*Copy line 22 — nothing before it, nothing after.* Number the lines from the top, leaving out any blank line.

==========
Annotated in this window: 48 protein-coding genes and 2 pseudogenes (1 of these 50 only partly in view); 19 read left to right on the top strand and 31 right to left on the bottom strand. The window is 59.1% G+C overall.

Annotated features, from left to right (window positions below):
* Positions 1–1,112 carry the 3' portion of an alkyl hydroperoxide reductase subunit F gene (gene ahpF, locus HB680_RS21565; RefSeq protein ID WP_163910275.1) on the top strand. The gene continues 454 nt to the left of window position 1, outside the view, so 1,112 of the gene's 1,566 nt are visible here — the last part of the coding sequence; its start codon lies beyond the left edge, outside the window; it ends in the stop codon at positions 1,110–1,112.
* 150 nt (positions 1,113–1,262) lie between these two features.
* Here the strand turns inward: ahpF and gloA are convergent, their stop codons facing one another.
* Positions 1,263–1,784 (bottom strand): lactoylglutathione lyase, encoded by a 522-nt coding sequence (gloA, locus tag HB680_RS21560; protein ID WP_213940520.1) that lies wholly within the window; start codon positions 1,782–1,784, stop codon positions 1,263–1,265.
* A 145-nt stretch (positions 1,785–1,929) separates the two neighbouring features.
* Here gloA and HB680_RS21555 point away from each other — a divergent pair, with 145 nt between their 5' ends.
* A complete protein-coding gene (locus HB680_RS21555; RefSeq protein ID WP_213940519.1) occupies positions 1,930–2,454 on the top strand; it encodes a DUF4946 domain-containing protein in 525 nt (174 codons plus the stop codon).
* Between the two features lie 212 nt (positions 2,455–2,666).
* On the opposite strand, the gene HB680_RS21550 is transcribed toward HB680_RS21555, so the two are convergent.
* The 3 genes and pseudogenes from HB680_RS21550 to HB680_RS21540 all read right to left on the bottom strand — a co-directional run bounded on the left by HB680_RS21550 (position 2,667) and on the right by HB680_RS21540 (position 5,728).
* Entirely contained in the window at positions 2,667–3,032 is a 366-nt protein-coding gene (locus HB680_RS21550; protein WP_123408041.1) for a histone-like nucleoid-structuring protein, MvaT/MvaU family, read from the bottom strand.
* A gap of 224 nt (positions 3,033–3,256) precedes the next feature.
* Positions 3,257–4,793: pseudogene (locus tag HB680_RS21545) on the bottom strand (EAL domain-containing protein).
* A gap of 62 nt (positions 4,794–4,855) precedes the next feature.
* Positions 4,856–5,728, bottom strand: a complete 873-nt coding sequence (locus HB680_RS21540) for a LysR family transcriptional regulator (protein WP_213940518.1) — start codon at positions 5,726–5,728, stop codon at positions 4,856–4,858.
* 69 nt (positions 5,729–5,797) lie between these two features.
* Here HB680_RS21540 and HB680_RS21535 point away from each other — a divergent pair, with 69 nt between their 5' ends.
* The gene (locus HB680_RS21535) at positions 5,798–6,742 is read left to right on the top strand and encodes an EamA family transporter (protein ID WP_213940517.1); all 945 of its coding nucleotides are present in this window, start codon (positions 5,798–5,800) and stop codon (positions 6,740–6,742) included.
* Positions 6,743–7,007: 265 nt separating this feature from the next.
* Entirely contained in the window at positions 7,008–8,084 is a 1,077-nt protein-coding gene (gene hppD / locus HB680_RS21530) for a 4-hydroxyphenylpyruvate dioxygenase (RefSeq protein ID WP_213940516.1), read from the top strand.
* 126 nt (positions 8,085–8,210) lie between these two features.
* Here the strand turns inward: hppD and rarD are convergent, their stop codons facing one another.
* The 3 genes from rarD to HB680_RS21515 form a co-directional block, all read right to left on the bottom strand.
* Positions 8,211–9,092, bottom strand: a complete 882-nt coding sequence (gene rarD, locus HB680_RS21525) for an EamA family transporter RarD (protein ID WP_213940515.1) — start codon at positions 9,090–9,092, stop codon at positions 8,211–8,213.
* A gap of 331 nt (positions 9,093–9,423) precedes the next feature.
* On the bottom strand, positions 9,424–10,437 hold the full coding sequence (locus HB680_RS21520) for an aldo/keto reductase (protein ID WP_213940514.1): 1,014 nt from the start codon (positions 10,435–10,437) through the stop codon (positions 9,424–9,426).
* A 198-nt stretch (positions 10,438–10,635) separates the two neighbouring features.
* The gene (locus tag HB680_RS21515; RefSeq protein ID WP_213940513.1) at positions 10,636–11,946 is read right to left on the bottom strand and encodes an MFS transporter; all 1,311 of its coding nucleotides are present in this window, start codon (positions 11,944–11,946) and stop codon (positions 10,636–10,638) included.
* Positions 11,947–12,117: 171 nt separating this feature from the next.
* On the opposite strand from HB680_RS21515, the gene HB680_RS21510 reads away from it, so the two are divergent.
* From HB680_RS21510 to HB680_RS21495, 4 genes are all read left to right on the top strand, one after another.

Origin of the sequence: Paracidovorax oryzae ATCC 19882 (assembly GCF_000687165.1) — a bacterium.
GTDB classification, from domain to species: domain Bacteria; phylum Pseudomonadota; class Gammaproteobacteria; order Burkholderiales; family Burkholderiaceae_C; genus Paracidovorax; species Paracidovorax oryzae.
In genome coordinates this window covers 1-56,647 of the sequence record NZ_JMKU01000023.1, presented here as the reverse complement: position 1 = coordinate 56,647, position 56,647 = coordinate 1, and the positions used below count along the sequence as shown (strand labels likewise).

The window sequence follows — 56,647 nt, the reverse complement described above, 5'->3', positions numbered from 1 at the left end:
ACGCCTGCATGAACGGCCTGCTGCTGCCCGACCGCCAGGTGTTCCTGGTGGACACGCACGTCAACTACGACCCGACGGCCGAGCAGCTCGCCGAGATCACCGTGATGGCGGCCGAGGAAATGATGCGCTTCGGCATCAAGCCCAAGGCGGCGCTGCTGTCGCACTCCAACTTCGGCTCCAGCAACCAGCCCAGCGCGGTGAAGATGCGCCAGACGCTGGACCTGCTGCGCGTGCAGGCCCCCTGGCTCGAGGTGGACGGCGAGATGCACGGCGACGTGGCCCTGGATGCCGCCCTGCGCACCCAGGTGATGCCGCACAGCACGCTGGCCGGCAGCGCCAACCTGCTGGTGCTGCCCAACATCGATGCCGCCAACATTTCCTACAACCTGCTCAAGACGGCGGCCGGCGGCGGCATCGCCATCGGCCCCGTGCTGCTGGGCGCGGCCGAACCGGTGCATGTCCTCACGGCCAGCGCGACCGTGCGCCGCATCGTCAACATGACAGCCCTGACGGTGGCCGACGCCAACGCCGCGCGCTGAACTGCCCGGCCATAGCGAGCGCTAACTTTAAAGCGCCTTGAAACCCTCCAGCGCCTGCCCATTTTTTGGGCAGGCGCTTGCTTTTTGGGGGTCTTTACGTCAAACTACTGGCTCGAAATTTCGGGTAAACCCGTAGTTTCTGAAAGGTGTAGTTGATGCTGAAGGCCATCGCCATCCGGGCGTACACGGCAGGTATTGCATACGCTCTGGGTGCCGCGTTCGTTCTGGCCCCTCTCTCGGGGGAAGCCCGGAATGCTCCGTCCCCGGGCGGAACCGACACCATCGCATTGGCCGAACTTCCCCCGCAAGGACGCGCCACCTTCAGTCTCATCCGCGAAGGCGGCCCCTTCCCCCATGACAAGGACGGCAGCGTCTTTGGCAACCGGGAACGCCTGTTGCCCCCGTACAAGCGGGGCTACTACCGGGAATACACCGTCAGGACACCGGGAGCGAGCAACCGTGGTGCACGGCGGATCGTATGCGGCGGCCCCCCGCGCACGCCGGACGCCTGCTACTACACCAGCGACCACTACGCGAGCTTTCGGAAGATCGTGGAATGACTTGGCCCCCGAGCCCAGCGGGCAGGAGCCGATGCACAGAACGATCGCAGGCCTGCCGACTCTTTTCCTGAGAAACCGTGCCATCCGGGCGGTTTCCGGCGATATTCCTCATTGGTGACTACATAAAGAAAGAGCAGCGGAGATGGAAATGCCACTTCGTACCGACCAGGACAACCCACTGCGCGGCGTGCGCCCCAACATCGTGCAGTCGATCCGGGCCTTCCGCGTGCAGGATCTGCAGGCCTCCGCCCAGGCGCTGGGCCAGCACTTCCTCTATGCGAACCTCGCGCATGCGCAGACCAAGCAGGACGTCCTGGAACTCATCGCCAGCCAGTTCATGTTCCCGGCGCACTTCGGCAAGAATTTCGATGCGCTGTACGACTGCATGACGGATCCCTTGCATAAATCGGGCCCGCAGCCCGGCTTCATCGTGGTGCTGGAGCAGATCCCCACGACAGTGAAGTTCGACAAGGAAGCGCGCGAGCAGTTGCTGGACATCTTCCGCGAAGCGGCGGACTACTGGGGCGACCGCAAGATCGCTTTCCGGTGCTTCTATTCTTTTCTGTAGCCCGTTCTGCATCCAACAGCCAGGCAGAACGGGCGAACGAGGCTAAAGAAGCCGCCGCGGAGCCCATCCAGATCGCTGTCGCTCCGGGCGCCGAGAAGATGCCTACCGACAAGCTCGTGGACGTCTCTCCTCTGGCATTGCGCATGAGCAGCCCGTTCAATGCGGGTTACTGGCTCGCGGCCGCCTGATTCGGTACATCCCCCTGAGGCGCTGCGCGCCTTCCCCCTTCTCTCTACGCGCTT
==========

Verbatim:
* Entirely contained in the window at positions 7,008–8,084 is a 1,077-nt protein-coding gene (gene hppD / locus HB680_RS21530) for a 4-hydroxyphenylpyruvate dioxygenase (RefSeq protein ID WP_213940516.1), read from the top strand.